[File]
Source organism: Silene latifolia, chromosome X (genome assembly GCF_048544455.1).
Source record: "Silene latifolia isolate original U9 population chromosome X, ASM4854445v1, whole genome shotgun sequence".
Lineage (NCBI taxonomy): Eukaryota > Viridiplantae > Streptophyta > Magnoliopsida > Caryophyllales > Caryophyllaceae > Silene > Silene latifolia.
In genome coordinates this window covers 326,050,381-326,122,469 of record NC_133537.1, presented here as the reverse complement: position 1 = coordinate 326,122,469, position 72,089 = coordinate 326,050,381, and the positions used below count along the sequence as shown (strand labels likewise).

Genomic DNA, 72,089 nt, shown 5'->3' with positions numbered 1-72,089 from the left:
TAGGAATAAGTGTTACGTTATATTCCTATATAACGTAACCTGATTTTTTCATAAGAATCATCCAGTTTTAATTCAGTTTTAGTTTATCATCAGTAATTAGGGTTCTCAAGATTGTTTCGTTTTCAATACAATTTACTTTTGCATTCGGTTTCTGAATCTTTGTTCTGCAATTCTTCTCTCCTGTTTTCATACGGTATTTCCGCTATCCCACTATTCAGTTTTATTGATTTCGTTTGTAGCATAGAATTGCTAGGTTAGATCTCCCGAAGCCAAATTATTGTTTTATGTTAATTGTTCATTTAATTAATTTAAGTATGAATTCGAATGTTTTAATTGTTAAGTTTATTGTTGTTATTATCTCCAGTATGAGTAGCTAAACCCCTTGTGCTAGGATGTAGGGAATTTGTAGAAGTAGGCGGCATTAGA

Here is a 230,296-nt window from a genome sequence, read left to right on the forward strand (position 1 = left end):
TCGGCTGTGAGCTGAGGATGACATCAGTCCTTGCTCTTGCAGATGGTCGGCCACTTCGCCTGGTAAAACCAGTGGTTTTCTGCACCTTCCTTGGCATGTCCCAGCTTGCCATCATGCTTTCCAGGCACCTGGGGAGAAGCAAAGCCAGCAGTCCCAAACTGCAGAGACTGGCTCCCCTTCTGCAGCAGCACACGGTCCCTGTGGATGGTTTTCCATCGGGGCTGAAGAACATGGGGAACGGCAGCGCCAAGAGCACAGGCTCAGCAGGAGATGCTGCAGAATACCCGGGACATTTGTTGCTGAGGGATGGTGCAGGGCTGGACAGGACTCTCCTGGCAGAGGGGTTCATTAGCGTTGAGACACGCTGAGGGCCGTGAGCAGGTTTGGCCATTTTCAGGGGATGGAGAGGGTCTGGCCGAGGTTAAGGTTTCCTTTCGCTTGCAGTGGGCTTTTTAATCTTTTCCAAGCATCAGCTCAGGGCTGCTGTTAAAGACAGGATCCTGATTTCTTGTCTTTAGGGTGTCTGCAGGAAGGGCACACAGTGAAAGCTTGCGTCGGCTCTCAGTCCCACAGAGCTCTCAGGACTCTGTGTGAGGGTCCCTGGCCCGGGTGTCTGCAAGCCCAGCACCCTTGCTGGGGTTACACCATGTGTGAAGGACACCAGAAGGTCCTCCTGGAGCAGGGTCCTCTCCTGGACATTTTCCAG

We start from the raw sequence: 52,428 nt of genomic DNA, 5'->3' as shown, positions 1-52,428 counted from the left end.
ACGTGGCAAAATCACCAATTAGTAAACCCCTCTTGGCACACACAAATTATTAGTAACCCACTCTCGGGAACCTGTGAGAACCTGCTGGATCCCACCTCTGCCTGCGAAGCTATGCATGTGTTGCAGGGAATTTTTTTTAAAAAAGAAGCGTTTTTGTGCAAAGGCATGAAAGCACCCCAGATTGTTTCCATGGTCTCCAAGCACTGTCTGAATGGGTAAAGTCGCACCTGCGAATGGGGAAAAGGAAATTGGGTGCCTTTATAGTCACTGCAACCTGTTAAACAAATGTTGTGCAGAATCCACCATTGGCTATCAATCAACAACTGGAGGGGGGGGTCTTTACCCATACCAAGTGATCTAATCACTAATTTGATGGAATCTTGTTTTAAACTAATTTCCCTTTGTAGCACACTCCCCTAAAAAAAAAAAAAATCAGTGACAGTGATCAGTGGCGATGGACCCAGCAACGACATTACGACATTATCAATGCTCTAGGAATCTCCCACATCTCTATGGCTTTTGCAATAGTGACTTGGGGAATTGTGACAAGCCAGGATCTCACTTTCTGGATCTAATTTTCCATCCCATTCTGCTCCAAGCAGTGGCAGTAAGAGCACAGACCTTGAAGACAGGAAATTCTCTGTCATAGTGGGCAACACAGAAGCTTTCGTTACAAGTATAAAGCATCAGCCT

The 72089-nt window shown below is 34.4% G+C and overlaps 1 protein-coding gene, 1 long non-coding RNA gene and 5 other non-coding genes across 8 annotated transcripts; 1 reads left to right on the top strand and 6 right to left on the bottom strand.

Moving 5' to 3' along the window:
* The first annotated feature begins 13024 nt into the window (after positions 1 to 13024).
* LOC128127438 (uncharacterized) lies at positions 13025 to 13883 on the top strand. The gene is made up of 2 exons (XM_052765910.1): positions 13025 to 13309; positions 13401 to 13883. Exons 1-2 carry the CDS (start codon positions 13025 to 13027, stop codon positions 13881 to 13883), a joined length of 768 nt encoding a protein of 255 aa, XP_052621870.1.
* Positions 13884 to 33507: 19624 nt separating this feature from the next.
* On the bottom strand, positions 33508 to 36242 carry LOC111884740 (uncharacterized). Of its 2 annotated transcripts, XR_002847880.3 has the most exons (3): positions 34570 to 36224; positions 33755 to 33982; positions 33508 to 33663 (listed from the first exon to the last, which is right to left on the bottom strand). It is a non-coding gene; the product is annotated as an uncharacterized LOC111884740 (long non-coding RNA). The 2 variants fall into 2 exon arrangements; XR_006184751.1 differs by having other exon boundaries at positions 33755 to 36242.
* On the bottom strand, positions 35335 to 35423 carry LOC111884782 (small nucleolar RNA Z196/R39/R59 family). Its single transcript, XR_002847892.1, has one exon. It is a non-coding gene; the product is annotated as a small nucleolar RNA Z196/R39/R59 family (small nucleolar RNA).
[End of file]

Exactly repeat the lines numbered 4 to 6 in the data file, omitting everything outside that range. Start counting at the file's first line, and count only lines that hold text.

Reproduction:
In genome coordinates this window covers 326,050,381-326,122,469 of record NC_133537.1, presented here as the reverse complement: position 1 = coordinate 326,122,469, position 72,089 = coordinate 326,050,381, and the positions used below count along the sequence as shown (strand labels likewise).

Genomic DNA, 72,089 nt, shown 5'->3' with positions numbered 1-72,089 from the left:
TAGGAATAAGTGTTACGTTATATTCCTATATAACGTAACCTGATTTTTTCATAAGAATCATCCAGTTTTAATTCAGTTTTAGTTTATCATCAGTAATTAGGGTTCTCAAGATTGTTTCGTTTTCAATACAATTTACTTTTGCATTCGGTTTCTGAATCTTTGTTCTGCAATTCTTCTCTCCTGTTTTCATACGGTATTTCCGCTATCCCACTATTCAGTTTTATTGATTTCGTTTGTAGCATAGAATTGCTAGGTTAGATCTCCCGAAGCCAAATTATTGTTTTATGTTAATTGTTCATTTAATTAATTTAAGTATGAATTCGAATGTTTTAATTGTTAAGTTTATTGTTGTTATTATCTCCAGTATGAGTAGCTAAACCCCTTGTGCTAGGATGTAGGGAATTTGTAGAAGTAGGCGGCATTAGA